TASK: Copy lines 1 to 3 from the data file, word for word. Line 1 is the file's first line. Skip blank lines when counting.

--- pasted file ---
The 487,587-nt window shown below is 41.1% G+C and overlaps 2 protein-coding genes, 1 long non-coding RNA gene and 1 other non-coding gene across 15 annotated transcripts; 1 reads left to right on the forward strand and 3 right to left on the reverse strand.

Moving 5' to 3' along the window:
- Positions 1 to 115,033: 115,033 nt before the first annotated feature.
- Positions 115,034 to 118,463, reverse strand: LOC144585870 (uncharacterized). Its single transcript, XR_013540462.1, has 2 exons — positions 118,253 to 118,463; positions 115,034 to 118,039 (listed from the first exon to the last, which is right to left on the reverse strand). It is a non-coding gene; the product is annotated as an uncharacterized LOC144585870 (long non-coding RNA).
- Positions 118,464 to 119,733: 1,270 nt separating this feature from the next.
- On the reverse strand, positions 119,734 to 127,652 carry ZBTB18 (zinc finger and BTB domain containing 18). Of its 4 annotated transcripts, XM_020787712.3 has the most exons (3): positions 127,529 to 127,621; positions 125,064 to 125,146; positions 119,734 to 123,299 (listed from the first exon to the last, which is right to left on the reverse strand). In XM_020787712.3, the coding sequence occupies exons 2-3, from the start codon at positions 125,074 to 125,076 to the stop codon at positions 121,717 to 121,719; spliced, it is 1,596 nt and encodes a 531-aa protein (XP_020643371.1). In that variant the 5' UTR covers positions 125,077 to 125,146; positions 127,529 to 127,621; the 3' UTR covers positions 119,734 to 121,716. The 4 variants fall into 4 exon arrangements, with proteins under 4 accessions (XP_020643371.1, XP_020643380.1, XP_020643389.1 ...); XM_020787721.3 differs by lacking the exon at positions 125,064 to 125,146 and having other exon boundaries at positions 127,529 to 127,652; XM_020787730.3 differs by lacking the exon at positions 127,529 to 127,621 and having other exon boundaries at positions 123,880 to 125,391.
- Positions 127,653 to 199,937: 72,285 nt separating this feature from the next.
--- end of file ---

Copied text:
The 487,587-nt window shown below is 41.1% G+C and overlaps 2 protein-coding genes, 1 long non-coding RNA gene and 1 other non-coding gene across 15 annotated transcripts; 1 reads left to right on the forward strand and 3 right to left on the reverse strand.

Moving 5' to 3' along the window:
- Positions 1 to 115,033: 115,033 nt before the first annotated feature.